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Discussion: About Relationships

100+
P: 759
NeoPa:
This is a question that was asked in another thread (Populating Junction Table & Many to Many Relationship). Please understand this (hijacking) is not allowed on this site.
Only to learn (teach) myself:

For me sound as one to many relationship.
One business with many policies.
Am I wrong ?
Mar 20 '12 #1

✓ answered by mshmyob

A simple way to determine the relationship type between tables is like so:

You MUST always have 2 rules for each set of related tables. I like to call them bi-directional rules.

So in this case the 2 tables tblPolicy and tblDepartment are related to each other. The question is "how are they related?". To determine that create 2 rules that go in opposite directions like so (always start the rule with the word ONE)

From tblPolicy ---> tblDepartment
ONE policy can be applied to MANY departments (1:M) - Notice the Many side is on tblDepartment

From tblDepartment ---> tblPolicy
ONE department can have MANY policies (1:M) - Notice the Many side is on tblPolicy.

Therefore you have a MANY on the tblDepartment and a MANY on the tblPolicy resulting in a M:N relationship - bridge table required. The minimum fields in a bridge table are the PK fields from the adjoining tables making them FK's in bridge table when looked at seperately.

With a slight change to the business rules you get a different relationship type and therefore a different design. Assume the rules changed like so:

From tblPolicy ---> tblDepartment
ONE policy can be applied to ONE department (1:1) - Notice the ONE side is now also on tblDepartment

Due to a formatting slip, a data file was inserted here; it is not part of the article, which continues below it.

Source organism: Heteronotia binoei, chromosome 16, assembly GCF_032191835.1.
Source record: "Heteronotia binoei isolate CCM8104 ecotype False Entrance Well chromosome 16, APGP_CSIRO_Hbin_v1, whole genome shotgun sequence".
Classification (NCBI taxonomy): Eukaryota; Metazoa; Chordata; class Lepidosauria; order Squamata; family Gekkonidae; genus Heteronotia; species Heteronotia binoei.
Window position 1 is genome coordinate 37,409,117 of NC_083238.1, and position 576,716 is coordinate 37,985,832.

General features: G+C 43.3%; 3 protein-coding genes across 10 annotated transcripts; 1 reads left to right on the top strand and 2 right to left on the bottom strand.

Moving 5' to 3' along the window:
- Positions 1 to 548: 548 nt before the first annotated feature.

From tblDepartment ---> tblPolicy
ONE department can have MANY policies (1:M) - Notice the Many side is on tblPolicy.

You therefore now have a 1:M relationship between tblDepartment and tblPolicy and no bridge table is needed. The foreign key goes in the tblPolicy table (note: FK ALWAYS goes to the MANY side).

cheers,

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9 Replies


P: 91
Here Business indicates Business areas (different departments) and therefore many to many relationship.
Mar 20 '12 #2

100+
P: 759
I am not so sure, SG.
I think is only a problem with view points.

If I can define, for a certain Department, a list with the policies using by that Department means that I have a relation One Department to many policies.
but
If I can define a list, for a certain policy, with Departments that uses that policy means that I have a relation One Policy to many Departments

So, in my opinion, this is a One to Many relationship. The direction (vector) is a choice to made at design time.

This is the reason I ask the experts.
Hope they can answer me from the database view point not from your reality view point.
Mar 20 '12 #3

NeoPa
Expert Mod 15k+
P: 31,417
Mihail:
Am I wrong ?
Yes. Absolutely. Unless your English is really bad today then this is just wrong.
I would add here though, that any understanding that you might have been disrespectful of anyone in the thread is mistaken. I know that was merely down to difficulties with the language.

Many-to-Many (M:N) relationships are often required and the original question very much appears to be a good example of such a requirement.